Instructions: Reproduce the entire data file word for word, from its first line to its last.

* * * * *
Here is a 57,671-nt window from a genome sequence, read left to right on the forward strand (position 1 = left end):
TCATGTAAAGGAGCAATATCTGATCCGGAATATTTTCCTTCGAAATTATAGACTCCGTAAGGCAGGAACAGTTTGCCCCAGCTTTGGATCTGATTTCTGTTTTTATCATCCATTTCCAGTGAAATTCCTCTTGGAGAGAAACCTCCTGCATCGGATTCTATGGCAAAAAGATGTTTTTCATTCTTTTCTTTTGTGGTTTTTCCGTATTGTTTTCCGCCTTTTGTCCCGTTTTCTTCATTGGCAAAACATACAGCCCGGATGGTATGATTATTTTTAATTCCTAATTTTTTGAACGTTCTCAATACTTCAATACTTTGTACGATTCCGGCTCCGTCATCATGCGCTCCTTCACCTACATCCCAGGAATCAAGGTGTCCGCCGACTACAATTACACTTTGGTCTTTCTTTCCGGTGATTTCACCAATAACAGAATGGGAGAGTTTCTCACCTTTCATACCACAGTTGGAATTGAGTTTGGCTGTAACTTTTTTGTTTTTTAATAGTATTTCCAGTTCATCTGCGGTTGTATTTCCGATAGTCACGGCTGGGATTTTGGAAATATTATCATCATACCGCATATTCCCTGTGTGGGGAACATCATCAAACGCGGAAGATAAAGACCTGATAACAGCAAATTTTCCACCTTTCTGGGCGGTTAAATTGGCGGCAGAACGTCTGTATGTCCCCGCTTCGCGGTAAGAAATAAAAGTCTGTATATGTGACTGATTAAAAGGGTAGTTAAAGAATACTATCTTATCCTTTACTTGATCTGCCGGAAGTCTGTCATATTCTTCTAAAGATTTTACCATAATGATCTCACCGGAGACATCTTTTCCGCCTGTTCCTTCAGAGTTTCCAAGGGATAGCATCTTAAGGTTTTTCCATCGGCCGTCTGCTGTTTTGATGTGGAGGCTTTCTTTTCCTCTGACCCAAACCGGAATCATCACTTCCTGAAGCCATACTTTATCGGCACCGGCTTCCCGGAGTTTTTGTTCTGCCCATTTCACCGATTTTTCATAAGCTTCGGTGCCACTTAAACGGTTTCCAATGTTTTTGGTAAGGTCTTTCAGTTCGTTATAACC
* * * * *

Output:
Here is a 57,671-nt window from a genome sequence, read left to right on the forward strand (position 1 = left end):
TCATGTAAAGGAGCAATATCTGATCCGGAATATTTTCCTTCGAAATTATAGACTCCGTAAGGCAGGAACAGTTTGCCCCAGCTTTGGATCTGATTTCTGTTTTTATCATCCATTTCCAGTGAAATTCCTCTTGGAGAGAAACCTCCTGCATCGGATTCTATGGCAAAAAGATGTTTTTCATTCTTTTCTTTTGTGGTTTTTCCGTATTGTTTTCCGCCTTTTGTCCCGTTTTCTTCATTGGCAAAACATACAGCCCGGATGGTATGATTATTTTTAATTCCTAATTTTTTGAACGTTCTCAATACTTCAATACTTTGTACGATTCCGGCTCCGTCATCATGCGCTCCTTCACCTACATCCCAGGAATCAAGGTGTCCGCCGACTACAATTACACTTTGGTCTTTCTTTCCGGTGATTTCACCAATAACAGAATGGGAGAGTTTCTCACCTTTCATACCACAGTTGGAATTGAGTTTGGCTGTAACTTTTTTGTTTTTTAATAGTATTTCCAGTTCATCTGCGGTTGTATTTCCGATAGTCACGGCTGGGATTTTGGAAATATTATCATCATACCGCATATTCCCTGTGTGGGGAACATCATCAAACGCGGAAGATAAAGACCTGATAACAGCAAATTTTCCACCTTTCTGGGCGGTTAAATTGGCGGCAGAACGTCTGTATGTCCCCGCTTCGCGGTAAGAAATAAAAGTCTGTATATGTGACTGATTAAAAGGGTAGTTAAAGAATACTATCTTATCCTTTACTTGATCTGCCGGAAGTCTGTCATATTCTTCTAAAGATTTTACCATAATGATCTCACCGGAGACATCTTTTCCGCCTGTTCCTTCAGAGTTTCCAAGGGATAGCATCTTAAGGTTTTTCCATCGGCCGTCTGCTGTTTTGATGTGGAGGCTTTCTTTTCCTCTGACCCAAACCGGAATCATCACTTCCTGAAGCCATACTTTATCGGCACCGGCTTCCCGGAGTTTTTGTTCTGCCCATTTCACCGATTTTTCATAAGCTTCGGTGCCACTTAAACGGTTTCCAATGTTTTTGGTAAGGTCTTTCAGTTCGTTATAACC